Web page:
How does Brian Friel establish the theme of language and its effects on communication, power and identity in Act one?
In the play Translations, language and its effects is clearly one of the central themes. This is evident because the characters all show what language means to them ranging from Hugh who uses his knowledge of languages as a form of power over the British to Owen who does not show any concern for his language and identity and allows the British to call him Roland. Furthermore the title of the play Translations is ironic because although one of the themes of the play is keeping your identity the book itself looses its identity. This is because although the play is written by an Irish author and set in Ireland, it is written in English. Thus the title foreshadows the outcome of the play.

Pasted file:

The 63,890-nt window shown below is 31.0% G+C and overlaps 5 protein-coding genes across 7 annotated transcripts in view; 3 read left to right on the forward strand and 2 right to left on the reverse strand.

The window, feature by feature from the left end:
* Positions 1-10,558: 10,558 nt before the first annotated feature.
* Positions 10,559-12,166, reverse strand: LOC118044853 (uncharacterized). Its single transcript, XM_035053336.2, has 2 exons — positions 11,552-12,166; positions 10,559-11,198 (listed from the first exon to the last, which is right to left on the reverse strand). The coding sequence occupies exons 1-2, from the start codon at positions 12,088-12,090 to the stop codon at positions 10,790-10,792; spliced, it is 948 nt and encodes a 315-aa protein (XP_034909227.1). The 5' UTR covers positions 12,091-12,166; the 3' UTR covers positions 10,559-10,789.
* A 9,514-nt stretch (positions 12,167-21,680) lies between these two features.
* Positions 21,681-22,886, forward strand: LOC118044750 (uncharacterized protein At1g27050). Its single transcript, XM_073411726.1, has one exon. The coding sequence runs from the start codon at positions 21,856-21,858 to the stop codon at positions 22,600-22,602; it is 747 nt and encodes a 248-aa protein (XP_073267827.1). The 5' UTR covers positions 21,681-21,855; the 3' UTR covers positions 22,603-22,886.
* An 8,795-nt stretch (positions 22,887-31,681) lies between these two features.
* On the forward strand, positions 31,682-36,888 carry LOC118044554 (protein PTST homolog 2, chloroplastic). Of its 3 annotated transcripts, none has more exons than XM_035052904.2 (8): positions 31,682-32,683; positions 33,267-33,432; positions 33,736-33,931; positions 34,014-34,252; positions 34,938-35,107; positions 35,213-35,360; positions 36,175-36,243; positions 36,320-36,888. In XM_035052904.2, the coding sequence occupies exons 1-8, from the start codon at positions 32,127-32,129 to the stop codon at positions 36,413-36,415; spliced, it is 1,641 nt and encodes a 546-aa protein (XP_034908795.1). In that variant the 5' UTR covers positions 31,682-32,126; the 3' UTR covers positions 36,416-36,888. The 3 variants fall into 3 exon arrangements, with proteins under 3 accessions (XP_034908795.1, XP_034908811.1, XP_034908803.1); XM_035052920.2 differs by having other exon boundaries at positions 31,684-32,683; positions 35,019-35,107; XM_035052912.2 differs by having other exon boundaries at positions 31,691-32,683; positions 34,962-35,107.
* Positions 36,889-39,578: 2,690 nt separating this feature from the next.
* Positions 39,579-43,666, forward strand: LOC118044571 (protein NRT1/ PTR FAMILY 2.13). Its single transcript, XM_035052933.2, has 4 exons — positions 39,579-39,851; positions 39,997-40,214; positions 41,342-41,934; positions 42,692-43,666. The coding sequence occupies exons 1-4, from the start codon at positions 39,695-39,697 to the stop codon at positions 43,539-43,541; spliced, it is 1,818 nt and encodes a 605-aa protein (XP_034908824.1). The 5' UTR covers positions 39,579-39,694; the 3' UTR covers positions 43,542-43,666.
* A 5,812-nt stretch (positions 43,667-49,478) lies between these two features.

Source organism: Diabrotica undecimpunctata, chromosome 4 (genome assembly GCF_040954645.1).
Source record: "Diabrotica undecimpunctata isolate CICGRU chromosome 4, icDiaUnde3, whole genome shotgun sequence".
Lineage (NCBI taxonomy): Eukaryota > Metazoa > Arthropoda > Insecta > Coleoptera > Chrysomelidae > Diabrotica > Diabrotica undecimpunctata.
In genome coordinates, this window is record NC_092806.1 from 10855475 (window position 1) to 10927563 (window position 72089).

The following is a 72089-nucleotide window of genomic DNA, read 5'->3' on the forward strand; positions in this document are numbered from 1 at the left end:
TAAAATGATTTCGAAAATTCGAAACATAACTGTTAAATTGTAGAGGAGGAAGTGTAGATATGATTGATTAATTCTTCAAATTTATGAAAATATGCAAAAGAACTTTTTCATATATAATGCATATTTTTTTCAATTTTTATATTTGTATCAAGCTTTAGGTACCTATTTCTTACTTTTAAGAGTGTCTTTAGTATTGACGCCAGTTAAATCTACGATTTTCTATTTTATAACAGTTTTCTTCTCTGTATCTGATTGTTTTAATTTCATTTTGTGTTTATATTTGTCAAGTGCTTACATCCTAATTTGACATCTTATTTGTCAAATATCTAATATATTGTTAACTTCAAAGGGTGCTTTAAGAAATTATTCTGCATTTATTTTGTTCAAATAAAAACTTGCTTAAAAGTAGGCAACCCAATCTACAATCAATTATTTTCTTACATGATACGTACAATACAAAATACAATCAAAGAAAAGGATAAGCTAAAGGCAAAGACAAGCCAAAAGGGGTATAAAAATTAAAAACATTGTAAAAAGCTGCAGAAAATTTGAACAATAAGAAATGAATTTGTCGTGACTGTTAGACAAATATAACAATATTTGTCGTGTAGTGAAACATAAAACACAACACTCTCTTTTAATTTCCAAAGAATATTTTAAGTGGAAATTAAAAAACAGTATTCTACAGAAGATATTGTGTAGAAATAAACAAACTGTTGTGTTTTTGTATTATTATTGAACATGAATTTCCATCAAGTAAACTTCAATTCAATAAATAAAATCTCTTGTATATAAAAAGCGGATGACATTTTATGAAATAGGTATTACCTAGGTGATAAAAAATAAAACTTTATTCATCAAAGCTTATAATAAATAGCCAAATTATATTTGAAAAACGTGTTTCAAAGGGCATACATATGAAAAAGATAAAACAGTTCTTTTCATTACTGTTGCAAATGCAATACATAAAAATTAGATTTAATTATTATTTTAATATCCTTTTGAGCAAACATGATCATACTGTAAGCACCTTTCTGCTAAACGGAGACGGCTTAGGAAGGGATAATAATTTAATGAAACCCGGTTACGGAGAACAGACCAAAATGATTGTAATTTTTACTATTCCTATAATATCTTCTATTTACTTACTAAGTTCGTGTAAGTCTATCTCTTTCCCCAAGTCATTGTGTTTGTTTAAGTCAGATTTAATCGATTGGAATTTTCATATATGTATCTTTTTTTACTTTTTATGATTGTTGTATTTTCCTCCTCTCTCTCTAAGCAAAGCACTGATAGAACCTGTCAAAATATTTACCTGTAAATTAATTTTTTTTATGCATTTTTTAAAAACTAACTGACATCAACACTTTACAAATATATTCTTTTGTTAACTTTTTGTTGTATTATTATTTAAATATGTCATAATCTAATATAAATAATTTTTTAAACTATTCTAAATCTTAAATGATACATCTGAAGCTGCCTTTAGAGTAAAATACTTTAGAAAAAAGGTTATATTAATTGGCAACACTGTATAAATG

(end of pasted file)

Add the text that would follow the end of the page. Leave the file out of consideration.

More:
One of the ways Brain Friel establishes the theme of language is by using Sarah as a device to convey the bare minimum of language. Her limited knowledge of language limits her communication. However this could also be a benefit to her as she is able to have secrets without being expected to share them. Sarah is first introduced in the play by the stage directions which say “Sarah shakes her head vigorously and stubbornly” this is because Manus wants her to speak so she has an identity in the world. This could foreshadow that the Irish, who do not want to speak English will be forced too for there own good as it will help their country prosper. The character Sarah can be interpreted as the symbol of Ireland due to the play opening with her trying to claim her identity by saying “My name is Sarah”. This achievement of Sarah saying her name at the start of the play shows just how powerful language can be as just a few words can turn you from someone who is unknown to a person who has status in the world. Manus understands this and reacts by saying “nothing’ll stop us now”. This can either be interpreted as nothing will stop Sarah from learning Gaelic now or that the “now” in the quote refers to all of Ireland and that as long as people are still learning Gaelic the British will not stamp out their language.